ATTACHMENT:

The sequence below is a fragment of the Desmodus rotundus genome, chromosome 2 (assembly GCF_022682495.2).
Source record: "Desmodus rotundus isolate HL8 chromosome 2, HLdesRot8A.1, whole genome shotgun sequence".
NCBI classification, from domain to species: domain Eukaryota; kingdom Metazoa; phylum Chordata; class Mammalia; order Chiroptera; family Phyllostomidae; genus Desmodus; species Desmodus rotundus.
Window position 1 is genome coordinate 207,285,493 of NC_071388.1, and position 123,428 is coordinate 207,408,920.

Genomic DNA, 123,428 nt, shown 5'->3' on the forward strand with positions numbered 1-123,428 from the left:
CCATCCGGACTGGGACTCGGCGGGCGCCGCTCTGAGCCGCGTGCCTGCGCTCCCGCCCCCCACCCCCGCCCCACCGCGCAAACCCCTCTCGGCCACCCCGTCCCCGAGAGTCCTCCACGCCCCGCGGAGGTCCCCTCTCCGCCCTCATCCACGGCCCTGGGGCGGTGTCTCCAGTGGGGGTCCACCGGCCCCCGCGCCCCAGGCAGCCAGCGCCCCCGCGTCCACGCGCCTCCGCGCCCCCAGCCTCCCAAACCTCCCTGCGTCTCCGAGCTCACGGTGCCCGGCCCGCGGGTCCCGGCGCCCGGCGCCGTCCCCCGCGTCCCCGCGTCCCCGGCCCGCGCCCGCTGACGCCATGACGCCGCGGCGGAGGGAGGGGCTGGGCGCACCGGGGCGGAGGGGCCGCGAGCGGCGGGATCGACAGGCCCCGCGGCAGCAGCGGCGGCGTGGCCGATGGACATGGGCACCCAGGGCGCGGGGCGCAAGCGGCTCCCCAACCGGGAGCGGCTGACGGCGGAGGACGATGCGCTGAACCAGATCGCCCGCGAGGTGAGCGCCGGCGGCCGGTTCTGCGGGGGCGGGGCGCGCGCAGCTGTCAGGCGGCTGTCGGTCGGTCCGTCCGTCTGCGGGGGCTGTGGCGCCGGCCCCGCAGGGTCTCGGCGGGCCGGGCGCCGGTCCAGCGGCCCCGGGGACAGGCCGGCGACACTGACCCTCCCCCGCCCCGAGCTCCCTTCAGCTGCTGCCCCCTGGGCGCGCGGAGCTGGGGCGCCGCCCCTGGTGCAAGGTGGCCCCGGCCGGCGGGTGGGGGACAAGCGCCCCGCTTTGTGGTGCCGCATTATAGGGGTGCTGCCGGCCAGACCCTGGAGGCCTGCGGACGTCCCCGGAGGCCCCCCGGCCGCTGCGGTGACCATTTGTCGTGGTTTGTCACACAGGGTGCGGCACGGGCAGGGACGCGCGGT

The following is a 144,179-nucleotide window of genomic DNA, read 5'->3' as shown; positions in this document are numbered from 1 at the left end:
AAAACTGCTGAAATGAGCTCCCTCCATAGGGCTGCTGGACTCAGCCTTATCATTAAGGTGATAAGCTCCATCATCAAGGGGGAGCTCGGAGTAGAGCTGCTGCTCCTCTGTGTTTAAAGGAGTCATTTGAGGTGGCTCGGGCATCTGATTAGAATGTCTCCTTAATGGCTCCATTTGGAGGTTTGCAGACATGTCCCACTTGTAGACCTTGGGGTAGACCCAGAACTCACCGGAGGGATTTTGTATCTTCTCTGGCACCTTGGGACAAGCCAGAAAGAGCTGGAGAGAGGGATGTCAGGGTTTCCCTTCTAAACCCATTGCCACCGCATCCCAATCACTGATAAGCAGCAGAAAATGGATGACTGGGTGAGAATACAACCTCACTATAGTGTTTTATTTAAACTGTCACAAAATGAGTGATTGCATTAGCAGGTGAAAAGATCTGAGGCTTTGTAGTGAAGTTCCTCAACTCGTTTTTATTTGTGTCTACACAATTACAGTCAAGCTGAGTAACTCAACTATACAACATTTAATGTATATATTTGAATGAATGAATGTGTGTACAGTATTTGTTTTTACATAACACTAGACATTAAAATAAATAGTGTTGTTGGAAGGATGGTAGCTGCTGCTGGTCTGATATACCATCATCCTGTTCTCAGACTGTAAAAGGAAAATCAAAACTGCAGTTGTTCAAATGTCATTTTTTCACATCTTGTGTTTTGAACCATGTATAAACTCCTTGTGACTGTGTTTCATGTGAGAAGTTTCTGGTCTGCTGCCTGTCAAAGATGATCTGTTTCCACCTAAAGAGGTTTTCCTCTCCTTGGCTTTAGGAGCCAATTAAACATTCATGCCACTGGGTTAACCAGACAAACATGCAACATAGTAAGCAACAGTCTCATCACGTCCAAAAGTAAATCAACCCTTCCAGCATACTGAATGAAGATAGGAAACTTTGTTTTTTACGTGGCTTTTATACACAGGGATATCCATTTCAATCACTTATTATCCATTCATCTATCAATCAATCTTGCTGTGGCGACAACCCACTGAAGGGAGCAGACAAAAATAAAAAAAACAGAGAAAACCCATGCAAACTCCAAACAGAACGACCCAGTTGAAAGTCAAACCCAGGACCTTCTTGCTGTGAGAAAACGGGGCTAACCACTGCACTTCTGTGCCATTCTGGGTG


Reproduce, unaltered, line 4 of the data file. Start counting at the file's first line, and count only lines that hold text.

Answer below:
Window position 1 is genome coordinate 207,285,493 of NC_071388.1, and position 123,428 is coordinate 207,408,920.